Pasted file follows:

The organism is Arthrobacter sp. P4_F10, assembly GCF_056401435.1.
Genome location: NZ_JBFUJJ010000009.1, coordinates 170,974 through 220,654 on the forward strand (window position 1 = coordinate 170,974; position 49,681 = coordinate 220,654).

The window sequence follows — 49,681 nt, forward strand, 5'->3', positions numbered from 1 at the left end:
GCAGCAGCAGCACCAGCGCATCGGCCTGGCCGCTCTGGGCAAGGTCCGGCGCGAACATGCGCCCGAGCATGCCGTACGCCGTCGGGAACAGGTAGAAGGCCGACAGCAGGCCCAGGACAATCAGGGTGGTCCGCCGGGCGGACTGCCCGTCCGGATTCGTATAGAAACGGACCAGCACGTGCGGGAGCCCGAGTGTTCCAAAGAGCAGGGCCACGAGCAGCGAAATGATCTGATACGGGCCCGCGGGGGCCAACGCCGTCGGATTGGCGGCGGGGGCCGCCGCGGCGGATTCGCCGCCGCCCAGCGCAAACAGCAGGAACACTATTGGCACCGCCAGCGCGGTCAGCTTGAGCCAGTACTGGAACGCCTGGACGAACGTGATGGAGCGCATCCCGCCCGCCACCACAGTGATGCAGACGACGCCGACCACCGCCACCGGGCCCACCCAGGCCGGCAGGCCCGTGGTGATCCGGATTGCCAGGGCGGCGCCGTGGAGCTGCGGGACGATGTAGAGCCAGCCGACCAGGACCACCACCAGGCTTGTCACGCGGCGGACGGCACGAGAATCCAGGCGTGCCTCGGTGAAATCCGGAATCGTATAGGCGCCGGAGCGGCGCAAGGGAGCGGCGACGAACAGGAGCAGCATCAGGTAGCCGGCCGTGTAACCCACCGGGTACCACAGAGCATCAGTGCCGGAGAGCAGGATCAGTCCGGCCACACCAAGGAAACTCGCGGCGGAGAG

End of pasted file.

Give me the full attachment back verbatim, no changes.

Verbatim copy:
The organism is Arthrobacter sp. P4_F10, assembly GCF_056401435.1.
Genome location: NZ_JBFUJJ010000009.1, coordinates 170,974 through 220,654 on the forward strand (window position 1 = coordinate 170,974; position 49,681 = coordinate 220,654).

The window sequence follows — 49,681 nt, forward strand, 5'->3', positions numbered from 1 at the left end:
GCAGCAGCAGCACCAGCGCATCGGCCTGGCCGCTCTGGGCAAGGTCCGGCGCGAACATGCGCCCGAGCATGCCGTACGCCGTCGGGAACAGGTAGAAGGCCGACAGCAGGCCCAGGACAATCAGGGTGGTCCGCCGGGCGGACTGCCCGTCCGGATTCGTATAGAAACGGACCAGCACGTGCGGGAGCCCGAGTGTTCCAAAGAGCAGGGCCACGAGCAGCGAAATGATCTGATACGGGCCCGCGGGGGCCAACGCCGTCGGATTGGCGGCGGGGGCCGCCGCGGCGGATTCGCCGCCGCCCAGCGCAAACAGCAGGAACACTATTGGCACCGCCAGCGCGGTCAGCTTGAGCCAGTACTGGAACGCCTGGACGAACGTGATGGAGCGCATCCCGCCCGCCACCACAGTGATGCAGACGACGCCGACCACCGCCACCGGGCCCACCCAGGCCGGCAGGCCCGTGGTGATCCGGATTGCCAGGGCGGCGCCGTGGAGCTGCGGGACGATGTAGAGCCAGCCGACCAGGACCACCACCAGGCTTGTCACGCGGCGGACGGCACGAGAATCCAGGCGTGCCTCGGTGAAATCCGGAATCGTATAGGCGCCGGAGCGGCGCAAGGGAGCGGCGACGAACAGGAGCAGCATCAGGTAGCCGGCCGTGTAACCCACCGGGTACCACAGAGCATCAGTGCCGGAGAGCAGGATCAGTCCGGCCACACCAAGGAAACTCGCGGCGGAGAG